This is a report from Mr. Yuri Ito, a member of JICA's Volunteers (JOCV). Mr. Ito was dispatched to Sri Lanka from October 2016 to October 2018.
I worked as a JAICA’s first rugby member in Kandy, Sri Lanka for 2 years. Kandy is the second city in Sri Lanka and the entire city is registered as a World Heritage site. There are many famous private schools, each with a strong rugby team. For that reason, rugby is a popular sport in Kandy, but non-competitive schools were lacking instructors and rugby equipment.
First six months:
At the beginning of my time, I tried to let people know my existence. There was a JICA volunteer, Tettta Okada who taught rugby in the 1990 's. I met Mr. Okada's colleague and went to the match venues to increase coach and referee acquaintance . At the same time, I got accustomed to living on the site and got information on Kandy and rugby in Sri Lanka. I think that this process was the foundation of my two years.
After finding the team to coach, I went to practice to coach as much as I could. On a team without official coaches, many dangerous plays such as high tackle and inverse head were seen, so I taught them a safe tackle first. As expected, I experienced frustration and resentment that I have heard from other experienced JICA volunteers such as children losing practice equipment and no one showing up to practice. However, when I look back, I believe that my leadership skills, lack of language skills and the fact that mutual trust has not been built up could have been the cause of what happened. However, I strongly believe that the main reason why I was able to continue coaching there was that every coach and player loved rugby and was proud to get involved.
Finally, it was important to understand the flow of the year in which rugby could and couldn’t be played such as the exam period of the schools and the local events. The first year was the year to find out how to work effectively for the second year.
Around a year after being there, I organized a rugby clinic for local children with the Japanese national women’s 7’s players. Since I had never organized such event, I was very hesitated, first, but senior rugby members encouraged me to do so and I did. As a result, the clinic was very successful and it was well received by people in Sri Lanka. Thanks to this event, I was motivated to keep challenging myself to have no precedent events. Then, I was able to hold an exchange program with Kamaishi city, Iwate prefecture, an exchange game with a team coached by Tokutake who was sent to India as a rugby crew member and the second rugby clinic. Preparation for to go to India was very hard, but I was able to gain valuable experiences such as selecting players myself for the first time as a head coach and making a team.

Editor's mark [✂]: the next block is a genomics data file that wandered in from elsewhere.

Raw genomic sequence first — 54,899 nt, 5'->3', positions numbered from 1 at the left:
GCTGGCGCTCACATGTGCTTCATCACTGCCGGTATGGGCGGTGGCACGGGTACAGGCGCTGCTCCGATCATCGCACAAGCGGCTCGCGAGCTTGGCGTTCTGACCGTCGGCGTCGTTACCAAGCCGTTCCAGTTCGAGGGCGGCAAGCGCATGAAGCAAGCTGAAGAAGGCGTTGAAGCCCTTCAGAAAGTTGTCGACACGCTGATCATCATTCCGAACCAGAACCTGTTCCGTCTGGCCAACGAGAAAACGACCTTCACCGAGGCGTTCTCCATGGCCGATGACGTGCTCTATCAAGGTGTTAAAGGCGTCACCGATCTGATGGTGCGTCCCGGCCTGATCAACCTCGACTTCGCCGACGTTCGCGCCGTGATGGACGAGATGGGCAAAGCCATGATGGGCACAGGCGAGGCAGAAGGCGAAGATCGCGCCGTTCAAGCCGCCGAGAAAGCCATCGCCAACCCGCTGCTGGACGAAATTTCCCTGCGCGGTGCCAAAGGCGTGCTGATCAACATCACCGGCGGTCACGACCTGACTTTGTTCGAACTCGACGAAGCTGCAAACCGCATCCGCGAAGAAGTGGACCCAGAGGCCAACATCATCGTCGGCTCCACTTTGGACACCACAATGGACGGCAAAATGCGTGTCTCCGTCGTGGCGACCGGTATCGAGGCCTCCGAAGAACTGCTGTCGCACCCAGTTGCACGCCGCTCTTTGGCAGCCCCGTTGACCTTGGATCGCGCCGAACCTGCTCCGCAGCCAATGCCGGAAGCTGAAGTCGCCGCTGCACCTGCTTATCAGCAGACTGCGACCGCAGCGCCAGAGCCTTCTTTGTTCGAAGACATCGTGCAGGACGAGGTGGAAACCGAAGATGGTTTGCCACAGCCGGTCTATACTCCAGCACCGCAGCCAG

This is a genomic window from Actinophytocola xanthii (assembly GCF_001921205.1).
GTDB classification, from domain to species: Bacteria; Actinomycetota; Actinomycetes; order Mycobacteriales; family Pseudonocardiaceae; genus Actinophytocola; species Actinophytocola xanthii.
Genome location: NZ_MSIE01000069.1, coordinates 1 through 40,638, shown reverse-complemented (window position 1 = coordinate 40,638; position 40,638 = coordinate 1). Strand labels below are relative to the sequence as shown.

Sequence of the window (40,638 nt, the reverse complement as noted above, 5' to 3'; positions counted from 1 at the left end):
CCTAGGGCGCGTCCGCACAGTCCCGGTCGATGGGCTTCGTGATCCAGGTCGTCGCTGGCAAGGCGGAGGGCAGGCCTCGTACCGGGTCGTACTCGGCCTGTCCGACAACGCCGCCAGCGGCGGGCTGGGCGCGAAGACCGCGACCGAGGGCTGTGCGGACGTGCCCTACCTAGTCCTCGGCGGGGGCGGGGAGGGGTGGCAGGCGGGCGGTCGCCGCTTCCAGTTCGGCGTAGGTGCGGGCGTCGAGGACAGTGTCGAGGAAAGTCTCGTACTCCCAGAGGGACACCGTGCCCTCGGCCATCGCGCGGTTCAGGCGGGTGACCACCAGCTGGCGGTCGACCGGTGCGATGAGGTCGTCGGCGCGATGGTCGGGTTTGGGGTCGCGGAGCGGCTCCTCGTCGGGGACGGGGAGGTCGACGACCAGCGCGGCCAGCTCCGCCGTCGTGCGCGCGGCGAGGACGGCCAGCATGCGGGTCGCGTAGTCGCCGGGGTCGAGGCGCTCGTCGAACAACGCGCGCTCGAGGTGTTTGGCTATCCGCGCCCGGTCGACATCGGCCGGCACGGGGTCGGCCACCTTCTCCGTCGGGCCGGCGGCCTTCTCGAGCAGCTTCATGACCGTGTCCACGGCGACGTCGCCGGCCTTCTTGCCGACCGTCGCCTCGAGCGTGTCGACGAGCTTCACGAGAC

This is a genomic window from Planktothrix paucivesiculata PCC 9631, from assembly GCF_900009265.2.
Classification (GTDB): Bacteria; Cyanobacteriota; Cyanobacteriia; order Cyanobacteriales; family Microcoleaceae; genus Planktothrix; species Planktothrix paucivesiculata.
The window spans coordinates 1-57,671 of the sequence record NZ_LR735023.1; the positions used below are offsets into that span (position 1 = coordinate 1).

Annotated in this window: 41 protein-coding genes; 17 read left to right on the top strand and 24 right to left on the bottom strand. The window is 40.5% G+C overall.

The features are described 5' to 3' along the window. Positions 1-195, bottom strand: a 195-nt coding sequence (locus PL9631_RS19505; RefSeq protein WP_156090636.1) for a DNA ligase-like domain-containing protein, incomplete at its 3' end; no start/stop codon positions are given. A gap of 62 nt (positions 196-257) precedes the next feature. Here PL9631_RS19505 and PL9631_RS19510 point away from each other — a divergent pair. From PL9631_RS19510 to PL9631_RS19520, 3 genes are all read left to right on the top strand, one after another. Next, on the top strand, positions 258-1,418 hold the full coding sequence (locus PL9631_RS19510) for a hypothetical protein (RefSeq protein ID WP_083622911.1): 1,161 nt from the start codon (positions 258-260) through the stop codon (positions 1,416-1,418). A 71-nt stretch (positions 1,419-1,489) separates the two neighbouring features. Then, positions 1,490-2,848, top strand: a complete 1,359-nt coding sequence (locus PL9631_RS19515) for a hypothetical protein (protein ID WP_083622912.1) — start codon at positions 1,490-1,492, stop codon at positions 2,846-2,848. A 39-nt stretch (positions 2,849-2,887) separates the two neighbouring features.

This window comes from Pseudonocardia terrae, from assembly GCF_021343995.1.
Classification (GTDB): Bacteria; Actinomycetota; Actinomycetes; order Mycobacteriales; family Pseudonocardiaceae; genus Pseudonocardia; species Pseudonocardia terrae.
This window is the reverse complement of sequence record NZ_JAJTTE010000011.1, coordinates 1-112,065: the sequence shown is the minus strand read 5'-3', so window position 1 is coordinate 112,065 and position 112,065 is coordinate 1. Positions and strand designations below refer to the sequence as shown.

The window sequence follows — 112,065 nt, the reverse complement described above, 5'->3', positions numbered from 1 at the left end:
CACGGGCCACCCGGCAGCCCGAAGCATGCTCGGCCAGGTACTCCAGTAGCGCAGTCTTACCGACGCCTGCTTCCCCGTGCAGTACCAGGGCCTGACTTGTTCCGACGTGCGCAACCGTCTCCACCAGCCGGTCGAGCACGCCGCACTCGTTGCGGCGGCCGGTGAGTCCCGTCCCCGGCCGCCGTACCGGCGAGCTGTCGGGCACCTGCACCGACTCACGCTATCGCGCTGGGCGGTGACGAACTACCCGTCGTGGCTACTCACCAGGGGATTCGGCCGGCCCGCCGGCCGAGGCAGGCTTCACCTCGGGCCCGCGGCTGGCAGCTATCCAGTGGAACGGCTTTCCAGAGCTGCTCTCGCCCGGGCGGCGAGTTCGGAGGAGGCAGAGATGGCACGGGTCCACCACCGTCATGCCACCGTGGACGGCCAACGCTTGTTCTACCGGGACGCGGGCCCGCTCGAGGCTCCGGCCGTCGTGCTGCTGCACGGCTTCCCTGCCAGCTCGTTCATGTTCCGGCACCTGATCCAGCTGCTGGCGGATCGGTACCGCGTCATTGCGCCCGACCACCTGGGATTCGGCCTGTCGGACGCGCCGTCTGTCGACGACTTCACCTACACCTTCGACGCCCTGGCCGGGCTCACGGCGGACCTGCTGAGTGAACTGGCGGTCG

In parallel with the above-mentioned conspicuous activities, I also tried to spread rugby. Sometimes I took a 3-hour bus ride (one way) to coach 2-hour practice. In the midst of many children who touched the rugby ball for the first time, I tried too hard to make them play rugby, but I started to organize some activities leading to the movement of the rugby such as tags and horse jump. By also creating a series of activity to play with balls at the same time, children started to have more fun and I found myself enjoying coaching more.
The team of Sri Lahura College who coached the most through 2 years changed a lot. I thoroughly consolidated the foundation of passing and tackling. At first, the children did not enjoy tackling practice, but after gaining some confidence and making some tackles in the games, they actively began to practice tackling. When the foundation was in them, I created different situations close to the game such as attaching the opponent and worked on decision-making skills. Ultimately, they became a team that was able to win games. In the U19 league, they advanced to the higher league for the next season and the U16 team won the competition. I think that I was able to build a good relationship of trust with the children. I am proud of them boldly tackling with their small bodies.
Sri Lanka was the only country to have two rugby members dispatched. My colleague, Mori was in Galle, which was far from where I was, but each time I met, I talked to him about my concerns and activities about rugby. Knowing I could talk to Mori was very encouraging and without his support, I could not have done many events alone.
I made many friends in two years and most of them were older than me, but they all treated me with respect and always listened to me. In addition, Sri Lanka Rugby Union is eagerly working on spreading rugby. To continue developing rugby, I felt that developing coaches would become important in the future. I would like people of successor to take over my information and relationships that I have built to keep contributing to the further development of Sri Lanka rugby.
Sri Lanka is rich in nature and has eight World Heritage sites, which I all visited. I also challenged new sports such as surfing and diving that I never did in Japan. Having those experiences was huge factors for me enjoy and embrace the time and culture in Sri Lanka.
I watched the children grow for two years through coaching rugby, moreover, I have been able to grow as a leader and person as well. This whole experience has made me love rugby and Sri Lanka more than ever. I will introduce Sri Lanka as a recommended travel destination. I am looking forward to sharing my experience through rugby coaching, Rugby World Cup, Olympics, and international exchange events in the future.